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      What's New in Meat V What's New in Meat V

      What's New in Meat V

      By Wendy Syfret

      Associate Editor, VICE Australia

      January 30, 2013

      This is the column where basically I dig through the internet for the most interesting (read: grossest) news stories involving meat and shit them out for you in soft, semi-digested info-morsels. We haven’t had one for a while because to be honest, the last one made me so sad I had to take a few months off from doing it. I’m back now and my arteries are harder than ever. So without further ado, welcome to the first Meat News of 2013. With luck, it’ll be out of your colon by 2040.


      It must be fun being a paleontologist. You get to spend your life working on shit that has absolutely no relevance to current day life, yet people still kind of respect you. For example, scientists have been busy working out which dinosaurs were the most delicious. This is good because if you did travel back in time to kill and butcher a dinosaur, you’d be pretty bummed if you chose a gristly one.

      For the record, if you want wild-tasting red meat, the Ornithomimosaur is for you. Fast growing and lean, this ostrich like dinosaur would be most prized for it’s giant drumstick shaped legs. For a lighter white meat option, the Ankylosaur was a slow moving plant eater who is believed to have less fatty flesh. And if you just want a steak, the Sauropoda’s long neck would provide a perfect cut.

      On the other hand, the T-Rex wasn’t as delicious as you’d think, as most of the high quality meats are thought to belong to slow moving herbivores. Meat eaters like Rex ate the decaying meat of already dead animals and according to Professor Varricchio from Montana State University, “they would be pretty parasite-laden”.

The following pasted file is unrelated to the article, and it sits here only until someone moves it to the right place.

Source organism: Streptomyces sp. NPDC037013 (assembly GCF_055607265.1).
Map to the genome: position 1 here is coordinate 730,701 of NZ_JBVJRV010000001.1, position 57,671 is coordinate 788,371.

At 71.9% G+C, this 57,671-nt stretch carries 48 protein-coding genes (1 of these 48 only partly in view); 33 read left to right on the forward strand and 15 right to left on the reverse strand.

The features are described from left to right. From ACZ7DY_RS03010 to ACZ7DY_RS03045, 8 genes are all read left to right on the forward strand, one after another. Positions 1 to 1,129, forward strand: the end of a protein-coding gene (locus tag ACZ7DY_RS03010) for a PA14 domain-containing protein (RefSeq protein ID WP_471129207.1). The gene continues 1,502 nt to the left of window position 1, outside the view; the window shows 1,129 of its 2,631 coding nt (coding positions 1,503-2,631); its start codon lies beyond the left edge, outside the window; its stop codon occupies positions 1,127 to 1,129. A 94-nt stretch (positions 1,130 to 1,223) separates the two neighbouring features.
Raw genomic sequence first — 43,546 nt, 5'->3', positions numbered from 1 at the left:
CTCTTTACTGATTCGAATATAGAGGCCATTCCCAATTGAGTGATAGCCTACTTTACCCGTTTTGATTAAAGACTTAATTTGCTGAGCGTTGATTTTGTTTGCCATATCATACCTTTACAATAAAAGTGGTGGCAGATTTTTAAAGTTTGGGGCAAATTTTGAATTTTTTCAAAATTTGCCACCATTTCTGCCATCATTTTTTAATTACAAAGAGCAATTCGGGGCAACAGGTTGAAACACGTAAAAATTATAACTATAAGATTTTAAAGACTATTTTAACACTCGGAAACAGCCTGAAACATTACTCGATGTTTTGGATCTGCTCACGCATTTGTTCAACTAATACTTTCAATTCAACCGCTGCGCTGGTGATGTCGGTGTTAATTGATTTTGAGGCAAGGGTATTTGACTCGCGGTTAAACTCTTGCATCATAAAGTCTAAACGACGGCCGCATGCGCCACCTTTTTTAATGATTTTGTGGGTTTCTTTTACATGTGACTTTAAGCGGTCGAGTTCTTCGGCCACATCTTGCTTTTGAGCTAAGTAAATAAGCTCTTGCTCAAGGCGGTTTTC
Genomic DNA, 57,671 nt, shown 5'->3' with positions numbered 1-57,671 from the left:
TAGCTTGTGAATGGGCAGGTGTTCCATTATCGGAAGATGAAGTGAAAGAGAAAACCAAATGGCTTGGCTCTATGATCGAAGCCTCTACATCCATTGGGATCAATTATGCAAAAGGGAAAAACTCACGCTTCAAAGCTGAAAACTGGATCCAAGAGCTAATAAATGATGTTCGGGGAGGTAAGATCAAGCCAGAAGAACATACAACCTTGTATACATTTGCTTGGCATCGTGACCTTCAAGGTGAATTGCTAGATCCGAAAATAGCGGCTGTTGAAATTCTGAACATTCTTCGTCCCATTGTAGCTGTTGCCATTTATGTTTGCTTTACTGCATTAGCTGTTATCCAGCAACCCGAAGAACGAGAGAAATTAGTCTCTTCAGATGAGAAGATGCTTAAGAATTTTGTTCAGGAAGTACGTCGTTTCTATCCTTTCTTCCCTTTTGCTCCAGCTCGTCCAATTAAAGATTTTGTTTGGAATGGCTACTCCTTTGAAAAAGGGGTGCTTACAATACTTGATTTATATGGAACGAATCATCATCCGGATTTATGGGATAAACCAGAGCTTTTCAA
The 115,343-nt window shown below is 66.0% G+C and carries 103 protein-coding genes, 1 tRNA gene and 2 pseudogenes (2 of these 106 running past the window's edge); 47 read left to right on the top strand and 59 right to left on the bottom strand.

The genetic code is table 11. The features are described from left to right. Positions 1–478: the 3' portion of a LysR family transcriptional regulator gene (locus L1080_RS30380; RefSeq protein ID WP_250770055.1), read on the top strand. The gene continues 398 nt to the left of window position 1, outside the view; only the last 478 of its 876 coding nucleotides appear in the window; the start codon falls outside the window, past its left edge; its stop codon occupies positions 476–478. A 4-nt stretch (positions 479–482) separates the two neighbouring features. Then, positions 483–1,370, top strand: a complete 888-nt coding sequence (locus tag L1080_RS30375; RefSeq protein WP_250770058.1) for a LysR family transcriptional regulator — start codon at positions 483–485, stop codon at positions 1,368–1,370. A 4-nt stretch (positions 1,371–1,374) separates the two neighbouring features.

British beef lovers faced some unfortunate meat realities this month after it was revealed that horsemeat was found in the burgers of three large companies. Ten million burgers were taken off shelves after the horse DNA was detected, with family favorite Tesco taking the (beef) cake after one of their brands tested positive to containing 29% horse.
      Following the global outcry, the Australian meat industry has conducted random tests on meats from butchers across the country, and has found no traces of horse. But if you’re unfortunate enough to have already consumed a few of horsey UK burgers, you can calculate your average lifetime horse ingestion here.


      Following the horse related unease about what’s in our meat, McDonalds has responded the way responsible companies do in the 21st century. With an app.

      The TrackMyMacca’s app tracks selected menu items during their journey from the farm to your plate. We assume they’re still working on the upgrade where they track the food from your tray to your grease soaked, impacted colon.


      Fat isn’t a cut of meat, but it is what makes meat taste good, so we let it slide.  Alligator meat and skin has become pretty popular over the past decades, but until now there wasn’t a whole lot of use for their fat (15 million pounds of it are dumped into landfills each year). But researchers at the University of Louisiana are finding more resourceful uses for this byproduct, and see it as a prime candidate for animal-derived biodiesel.

      Tradition biofuels from corn and soybeans have been criticized for wasting food sources that could be better distributed in famine affected areas. Looking for other alternatives scientists have turned to the huge amount of wasted alligator fat. When they refined the fat’s oil they found its acid profile met all the requirements for high-quality biodiesel.

      Alligators, good for your handbag, great for your car.

      Previously - What's New in Meat IV

                      - What's New in Meat III 


      Topics: meat, NEWS, dinosaurs, biofuels, apps, horse burger


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